Identifying the cell types constituting brain circuits is a fundamental question in neuroscience and motivates the generation of taxonomies based on electrophysiological, morphological and molecular single-cell properties. Establishing the correspondence across data modalities and understanding the underlying principles has proven challenging. Biorealistic computational models offer the ability to probe cause-and-effect and have historically been used to explore phenomena at the single-neuron level. The Anastassiou Lab introduced a computational optimization workflow used for the generation and evaluation of thousands of single-neuron models with active conductances. These models were based on hundreds of in vitro electrophysiological experiments followed by morphological reconstruction from the mouse visual cortex. We show that despite biological variability and optimization complexity, the generated models are robust representations and realizations of individual experiments as well as cortical cell types as defined via cellular electrophysiology or transcriptomics. We also show that differences in specific conductances predicted from the models reflect differences in gene expression in excitatory and inhibitory subclasses supported by single-cell RNA sequencing. The differences in model conductances, in turn, explain electrophysiological differences observed between the cortical subclasses. Such large-scale computational effort reconciles single-cell data modalities that define cell types and enables causal relationships to be examined.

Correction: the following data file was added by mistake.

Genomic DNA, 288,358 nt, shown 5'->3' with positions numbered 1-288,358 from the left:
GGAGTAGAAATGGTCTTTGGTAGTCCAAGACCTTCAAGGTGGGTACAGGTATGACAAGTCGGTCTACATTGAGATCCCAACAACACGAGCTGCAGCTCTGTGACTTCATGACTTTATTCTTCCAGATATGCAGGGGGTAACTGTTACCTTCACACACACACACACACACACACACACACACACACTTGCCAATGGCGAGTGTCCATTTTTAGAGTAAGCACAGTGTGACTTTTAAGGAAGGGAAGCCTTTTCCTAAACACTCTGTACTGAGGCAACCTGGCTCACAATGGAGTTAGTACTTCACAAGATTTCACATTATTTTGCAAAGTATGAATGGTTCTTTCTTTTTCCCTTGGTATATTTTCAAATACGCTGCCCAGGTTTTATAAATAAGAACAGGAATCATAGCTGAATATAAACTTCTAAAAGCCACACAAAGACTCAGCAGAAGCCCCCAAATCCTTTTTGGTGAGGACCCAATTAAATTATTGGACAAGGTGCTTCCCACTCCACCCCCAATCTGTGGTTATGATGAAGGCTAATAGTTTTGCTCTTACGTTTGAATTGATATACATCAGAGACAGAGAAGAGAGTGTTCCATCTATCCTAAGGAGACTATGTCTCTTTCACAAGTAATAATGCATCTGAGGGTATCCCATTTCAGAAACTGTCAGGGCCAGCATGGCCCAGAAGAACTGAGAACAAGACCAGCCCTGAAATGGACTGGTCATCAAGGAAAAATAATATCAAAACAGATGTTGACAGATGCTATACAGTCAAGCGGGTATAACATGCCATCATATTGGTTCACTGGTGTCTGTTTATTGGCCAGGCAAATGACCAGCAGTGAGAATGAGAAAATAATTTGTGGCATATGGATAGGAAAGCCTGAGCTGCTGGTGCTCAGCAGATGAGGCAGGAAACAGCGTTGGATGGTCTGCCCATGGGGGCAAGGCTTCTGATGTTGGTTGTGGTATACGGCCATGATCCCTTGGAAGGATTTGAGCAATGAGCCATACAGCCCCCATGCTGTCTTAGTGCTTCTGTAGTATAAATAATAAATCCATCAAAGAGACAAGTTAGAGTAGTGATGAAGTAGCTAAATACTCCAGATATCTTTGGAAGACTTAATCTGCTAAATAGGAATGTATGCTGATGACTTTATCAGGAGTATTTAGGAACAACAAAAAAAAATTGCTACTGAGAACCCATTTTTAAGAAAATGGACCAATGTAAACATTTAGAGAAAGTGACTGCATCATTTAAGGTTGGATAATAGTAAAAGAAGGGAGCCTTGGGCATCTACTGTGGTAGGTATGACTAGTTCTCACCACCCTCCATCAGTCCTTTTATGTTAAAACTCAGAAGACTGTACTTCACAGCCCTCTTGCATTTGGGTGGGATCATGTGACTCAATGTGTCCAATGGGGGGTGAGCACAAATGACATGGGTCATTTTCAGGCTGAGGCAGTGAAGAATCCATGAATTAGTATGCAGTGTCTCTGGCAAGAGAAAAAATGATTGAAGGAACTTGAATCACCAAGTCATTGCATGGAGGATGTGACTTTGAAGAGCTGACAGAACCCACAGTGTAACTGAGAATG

The Anastassiou Lab used this approach recently on human brain tissue excised from epilepsy patients undergoing surgery. In data from such resected cortical tissue, the computational framework allowed identification and distillation of biomarkers into three ion channels shown to be causal for increased seizure propensity with disease progression. Using the same methodology, we are looking at brain cancer (gliomas, glioblastoma multiforme) as well as neurodegenerative disorders in model systems such as human pluripotent stem cells.

Next-Generation Technologies for Monitoring Physiology and Pathophysiology Activity in Humans